MELBOURNE, Australia — Imagine your next-door neighbor — with whom you have had a long and bloody feud — pulling out a gun and shooting into your windows, from his own living room, which is densely packed with women and children. In fact, he’s holding his daughter on his lap as he tries to target your own kids. He claims he will not stop until your family is dead. Police are unavailable. What should you do?
One option is to do nothing, or little. You try this for a while. After all, your neighbor is poor and traumatized, there is a sad and complicated history between you, and you bear some of the blame.
But finally, as one shot hits your child’s bedroom, you decide that enough is enough. You pull out your far superior gun. You attempt a surgical strike: aim at the shooter’s head and try to spare the innocents.
In an abstract sense, this is what Israel is doing right now.
But there is nothing surgical about the blood and agony that have engulfed Gaza in the last week. Try as Israel might to target militants alone, civilian bodies are being pulled from the rubble, because, like our metaphoric gunman’s home, militants and civilians inhabit the same urban space in the Gaza Strip.
Gaza City and Rafah are crowded and poor — and, more than ever before, they double as army camps. Fighters train next to schools, and rockets are stored in the basements of apartment buildings. According to recent reports, Hamas’ senior officials are currently hiding in hospitals. Over a million Palestinians, unable to flee to either Egypt or Israel, have for years been ruled by a military junta that prioritizes the killing of Israelis, across the international border, at all costs.
Of course, civilians have always been in the line of fire and conquest, from Troy to Berlin. But no regime has ever used its citizens so deliberately as tools to arouse world sympathy, as hostages to modern sensitivities. While theories of just war instruct us not to hurt noncombatants, Hamas and its military arm have made a conscious decision, banking on global humanitarian concerns, to ensure that Israel hits as many civilians as possible.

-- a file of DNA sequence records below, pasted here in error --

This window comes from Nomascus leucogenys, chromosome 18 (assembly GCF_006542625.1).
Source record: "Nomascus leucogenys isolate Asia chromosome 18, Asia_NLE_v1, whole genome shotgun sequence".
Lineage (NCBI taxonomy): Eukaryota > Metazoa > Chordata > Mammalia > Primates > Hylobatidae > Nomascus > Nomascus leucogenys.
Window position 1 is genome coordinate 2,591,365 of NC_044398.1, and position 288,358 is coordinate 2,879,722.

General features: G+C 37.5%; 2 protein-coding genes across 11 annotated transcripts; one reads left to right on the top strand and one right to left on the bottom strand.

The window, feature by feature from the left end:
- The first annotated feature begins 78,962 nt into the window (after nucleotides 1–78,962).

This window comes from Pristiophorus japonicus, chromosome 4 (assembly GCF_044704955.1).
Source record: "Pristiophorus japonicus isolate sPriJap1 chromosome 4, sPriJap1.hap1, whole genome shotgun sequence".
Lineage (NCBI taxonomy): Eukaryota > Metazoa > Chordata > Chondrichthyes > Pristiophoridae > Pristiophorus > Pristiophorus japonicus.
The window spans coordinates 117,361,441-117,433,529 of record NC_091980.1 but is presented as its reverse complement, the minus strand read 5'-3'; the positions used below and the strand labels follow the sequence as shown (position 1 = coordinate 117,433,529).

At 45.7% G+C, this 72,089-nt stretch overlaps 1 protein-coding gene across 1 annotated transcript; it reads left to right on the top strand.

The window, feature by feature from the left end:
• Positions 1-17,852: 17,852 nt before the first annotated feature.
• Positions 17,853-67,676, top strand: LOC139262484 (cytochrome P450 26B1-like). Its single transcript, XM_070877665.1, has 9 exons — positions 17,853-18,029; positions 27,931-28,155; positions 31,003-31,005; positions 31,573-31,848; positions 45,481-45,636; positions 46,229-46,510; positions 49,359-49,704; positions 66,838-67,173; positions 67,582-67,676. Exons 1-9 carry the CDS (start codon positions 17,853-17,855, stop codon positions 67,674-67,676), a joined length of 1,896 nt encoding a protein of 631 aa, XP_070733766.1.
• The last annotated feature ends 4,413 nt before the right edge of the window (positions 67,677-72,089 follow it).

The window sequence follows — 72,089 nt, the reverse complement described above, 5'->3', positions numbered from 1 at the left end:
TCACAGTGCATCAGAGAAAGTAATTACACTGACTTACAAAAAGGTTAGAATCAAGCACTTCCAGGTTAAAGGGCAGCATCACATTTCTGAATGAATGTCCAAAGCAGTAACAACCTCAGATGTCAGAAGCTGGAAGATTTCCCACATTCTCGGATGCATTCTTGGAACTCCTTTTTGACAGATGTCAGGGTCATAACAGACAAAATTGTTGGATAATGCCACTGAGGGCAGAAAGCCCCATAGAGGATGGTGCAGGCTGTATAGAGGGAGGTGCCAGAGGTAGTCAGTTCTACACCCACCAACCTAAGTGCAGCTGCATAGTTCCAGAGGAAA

Even if Israel’s current war against Gaza is a just war — which is suggested by its attempts at limited and “measured” retaliation after eight years of Hamas rockets followed its unilateral retreat from Gaza — it is therefore a very dirty war, too. There is a sad zero-sum game between Palestinian suffering and Israeli sovereignty, security, and normal life.
Most Israelis — even those hoping to see, in their lifetime, an independent and prosperous Palestine — agree that the attack on Hamas was necessary. Many others would not like to see the Israeli army launch a ground invasion into Gaza. Prime Minister Ehud Olmert has rightly allowed convoys of food and medicine into Gaza during the fighting, and Israeli hospitals are treating several injured Gazan citizens.
Not unreasonably, Israel wants an internationally guaranteed and monitored ceasefire agreement that would put a total stop to Hamas assaults against its territory. But, as world opinion awakens from its holiday slumber, it is likely to turn against Israel. After all, Israel is the strong guy, the former occupying power, the better shooter. Its bombardment of Gaza is not “proportional.”